The lemonpeel angelfish is one of the most beautiful lemonpeel dwarf angelfish that can be found in many saltwater fish, making it one of the most popular Angelfish types.
They are often referred to as “lemonpeel angel” due to their coloration which is composed primarily of yellow with green accents on its body and face patterning that beautifully contrast against a white background.
So, without any doubt, these beautifully proportioned fish draw attention from any tank they’re displayed within not like other dwarf angels!
In this article, we will go through the information you need to know about Centropyge flavissima from where do they originally come from to how to breed them. We’ll also show you how to spot the difference between a true Lemonpeel angel and a fake.
|Lemonpeel dwarf angelfish, lemon peel angel, Centropyge flavissima
|Minimum Tank Size
|55 gallons for a pair, but a larger tank is required for a group
|Up to 5.5 inches
|Ease of Care
|Not for beginners
|8.1 to 8.4
|72 to 80 F
Lemonpeel Angelfish Origins
This dwarf angelfish is a Pomacanthidae family member that was first formally described by Georges Cuvier in 1831.
The specific name centropyge flavissima means “very yellow,” referring to its color, which you can compare with a ripe lemon or golden peach!
These fascinating fish are found in the Indo-Pacific. They have their core distribution from Southern Japan to Australia. Some populations follow an island chain off India and Indonesia known as the Ryukyu Islands or Ogasawara Islands.
They also occur around Indian Ocean reef systems such as those near Christmas Island (a territory of Down Under) and the Cocos(Keeling) Islands.
Lemonpeel Angelfish Behavior
The centropyge flavissima can be found in shallow water, typically shallower than 20 meters (66 ft).
These efficient swimmers are usually associated with areas rich in large polyped stony corals and seaborne reef lagoons where they feed on planktonic organisms around coral heads or marine algae growing near the bottom of these environments.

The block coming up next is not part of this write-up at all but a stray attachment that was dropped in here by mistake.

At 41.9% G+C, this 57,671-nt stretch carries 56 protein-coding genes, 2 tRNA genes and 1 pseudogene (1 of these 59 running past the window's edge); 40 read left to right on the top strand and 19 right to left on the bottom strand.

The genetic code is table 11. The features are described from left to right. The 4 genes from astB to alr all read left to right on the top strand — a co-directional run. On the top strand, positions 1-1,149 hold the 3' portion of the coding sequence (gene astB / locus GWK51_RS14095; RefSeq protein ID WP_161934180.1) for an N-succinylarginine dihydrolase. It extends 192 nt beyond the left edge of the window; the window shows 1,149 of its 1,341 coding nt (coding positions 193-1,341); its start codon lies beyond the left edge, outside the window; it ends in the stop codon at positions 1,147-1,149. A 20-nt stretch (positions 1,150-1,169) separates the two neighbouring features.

Juveniles tend toward secrecy, while adults will form small groups with single males acting as leaders who guard harems made up mostly of female counterparts.
They are a type of hermaphrodite fish that can change sex depending on who’s around. If there isn’t an active male present, at least one female will take over the role of the dominant figure and act as the male!
What Are the Features of Lemonpeel Angelfish?
The Centropyge Flavissima is a small, elongated, oval-shaped fish with rounded fins.
It’s a vibrant yellow fish accented with a light blue trim around the eyes, gill cover, edges of the fins, and sometimes the lips.
It has the typical dwarf angelfish species shape and can be found in lakes worldwide, most likely due to its popularity as an aquarium pet!
The centropyge flavissima has a beautiful chrome yellow body, a blue ring around the eye, and dark-blue edges on vertical fins.
The juveniles are also of this color, but they have an ocellus or eyespot located in the middle of their bodies with large black dots edged with light blue called “ocelli,” which can be seen quite easily even while swimming amongst other fish!
The anal fin has three spines and 16 soft rays, whereas the dorsal fin has 14 spines and 15-16 soft rays.
4. Length & Weight
The maximum overall length of this species is 14 cm (5.5 in). And they can weigh up to 2 lbs (1 kg).
Is Lemonpeel Angelfish Hardy?
The Centropyge Flavissima is a hardy fish that can be kept in an aquarium.
It’s suggested for those with some experience keeping saltwater aquarium life. Still, it isn’t too difficult to care if you’re careful about getting healthy individuals and ensuring they are eating well too!
LemonPeel Angelfish Cost
The cost varies depending on the size of the fish. Generally, taking it can be between 55 to 80 dollars.
|Small: over .75-1″
|Medium: over 1-2″
|Large: over 2-3″
|X-Large: over 3-3.5″
How to Care for LemonPeel Angelfish?
Introducing Lemonpeel angelfish into an aquarium can be tricky. You must ensure that you have plenty of live rock for grazing or a healthy population with macroalgae growth and diatoms to stimulate their natural feeding habits. This is important because this will keep the centropyge flavissima happy and healthy!
1. Water Requirements
These grazers need constant water quality monitoring so their bioloads don’t get out of control!
A good rule for your tank size will be 10% monthly changes on 55 gallons or 15% weekly if you have 100+ gallons.
They need a pH of between 8.1 to 8.4.
The LemonPeel Angelfish is a tropical fish that thrives in water with an ideal temperature range of 72 to 80 degrees Fahrenheit.
2. Tank Setup
For lemonpeel dwarf angelfish, tank size is critical. A tank of at least 55-60 gallons is required, while a tank of 75-100 is essential for a trio.
The lemonpeel angelfish can do well in a typical reef setting but may eat away at some of the coral they come into contact with.
For this reason, you must create rock shelters for your centropyge flavissima so that long-term inhabitants can find shelter from aggressive behavior or bullying from dominant fish tank mates.
Algae growing on live rocks provides an additional hiding spot for shy lemon peelers who need comfort when feeling threatened!
Note: The aquarium needs to be at least six months old for your angelfish to have enough marine algae, which they feed on.
LemonPeel Angelfish Compatibility
The lemonpeel angelfish is a solitary fish that prefers to live near its shelter.
Though it can be aggressive, two males will fight until one dies if they compete for territory or females of the same species.